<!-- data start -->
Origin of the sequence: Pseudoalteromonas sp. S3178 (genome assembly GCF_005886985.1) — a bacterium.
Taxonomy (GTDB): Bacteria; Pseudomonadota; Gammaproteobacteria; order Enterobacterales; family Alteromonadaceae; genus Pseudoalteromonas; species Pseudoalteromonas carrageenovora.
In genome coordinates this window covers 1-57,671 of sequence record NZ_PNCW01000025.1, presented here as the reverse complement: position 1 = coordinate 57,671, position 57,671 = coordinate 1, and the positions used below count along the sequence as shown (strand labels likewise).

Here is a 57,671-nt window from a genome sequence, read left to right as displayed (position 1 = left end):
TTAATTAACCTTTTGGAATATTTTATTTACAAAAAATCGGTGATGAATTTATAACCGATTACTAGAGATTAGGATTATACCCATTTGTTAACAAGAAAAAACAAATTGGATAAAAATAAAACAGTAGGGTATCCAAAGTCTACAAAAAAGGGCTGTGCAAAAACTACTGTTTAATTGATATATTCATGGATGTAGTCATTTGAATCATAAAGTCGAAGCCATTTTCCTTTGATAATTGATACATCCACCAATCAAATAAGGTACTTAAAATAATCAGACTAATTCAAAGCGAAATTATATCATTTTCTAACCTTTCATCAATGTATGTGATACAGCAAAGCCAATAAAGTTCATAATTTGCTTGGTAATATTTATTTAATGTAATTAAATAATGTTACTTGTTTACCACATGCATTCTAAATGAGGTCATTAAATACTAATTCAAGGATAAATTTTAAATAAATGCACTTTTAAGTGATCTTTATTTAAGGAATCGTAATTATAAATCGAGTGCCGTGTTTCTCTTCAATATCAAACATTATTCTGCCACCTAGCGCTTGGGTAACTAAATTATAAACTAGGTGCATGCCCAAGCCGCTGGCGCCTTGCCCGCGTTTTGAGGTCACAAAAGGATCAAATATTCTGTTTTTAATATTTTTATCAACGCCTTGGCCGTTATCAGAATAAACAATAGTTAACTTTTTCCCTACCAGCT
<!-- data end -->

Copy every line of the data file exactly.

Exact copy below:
Origin of the sequence: Pseudoalteromonas sp. S3178 (genome assembly GCF_005886985.1) — a bacterium.
Taxonomy (GTDB): Bacteria; Pseudomonadota; Gammaproteobacteria; order Enterobacterales; family Alteromonadaceae; genus Pseudoalteromonas; species Pseudoalteromonas carrageenovora.
In genome coordinates this window covers 1-57,671 of sequence record NZ_PNCW01000025.1, presented here as the reverse complement: position 1 = coordinate 57,671, position 57,671 = coordinate 1, and the positions used below count along the sequence as shown (strand labels likewise).

Here is a 57,671-nt window from a genome sequence, read left to right as displayed (position 1 = left end):
TTAATTAACCTTTTGGAATATTTTATTTACAAAAAATCGGTGATGAATTTATAACCGATTACTAGAGATTAGGATTATACCCATTTGTTAACAAGAAAAAACAAATTGGATAAAAATAAAACAGTAGGGTATCCAAAGTCTACAAAAAAGGGCTGTGCAAAAACTACTGTTTAATTGATATATTCATGGATGTAGTCATTTGAATCATAAAGTCGAAGCCATTTTCCTTTGATAATTGATACATCCACCAATCAAATAAGGTACTTAAAATAATCAGACTAATTCAAAGCGAAATTATATCATTTTCTAACCTTTCATCAATGTATGTGATACAGCAAAGCCAATAAAGTTCATAATTTGCTTGGTAATATTTATTTAATGTAATTAAATAATGTTACTTGTTTACCACATGCATTCTAAATGAGGTCATTAAATACTAATTCAAGGATAAATTTTAAATAAATGCACTTTTAAGTGATCTTTATTTAAGGAATCGTAATTATAAATCGAGTGCCGTGTTTCTCTTCAATATCAAACATTATTCTGCCACCTAGCGCTTGGGTAACTAAATTATAAACTAGGTGCATGCCCAAGCCGCTGGCGCCTTGCCCGCGTTTTGAGGTCACAAAAGGATCAAATATTCTGTTTTTAATATTTTTATCAACGCCTTGGCCGTTATCAGAATAAACAATAGTTAACTTTTTCCCTACCAGCT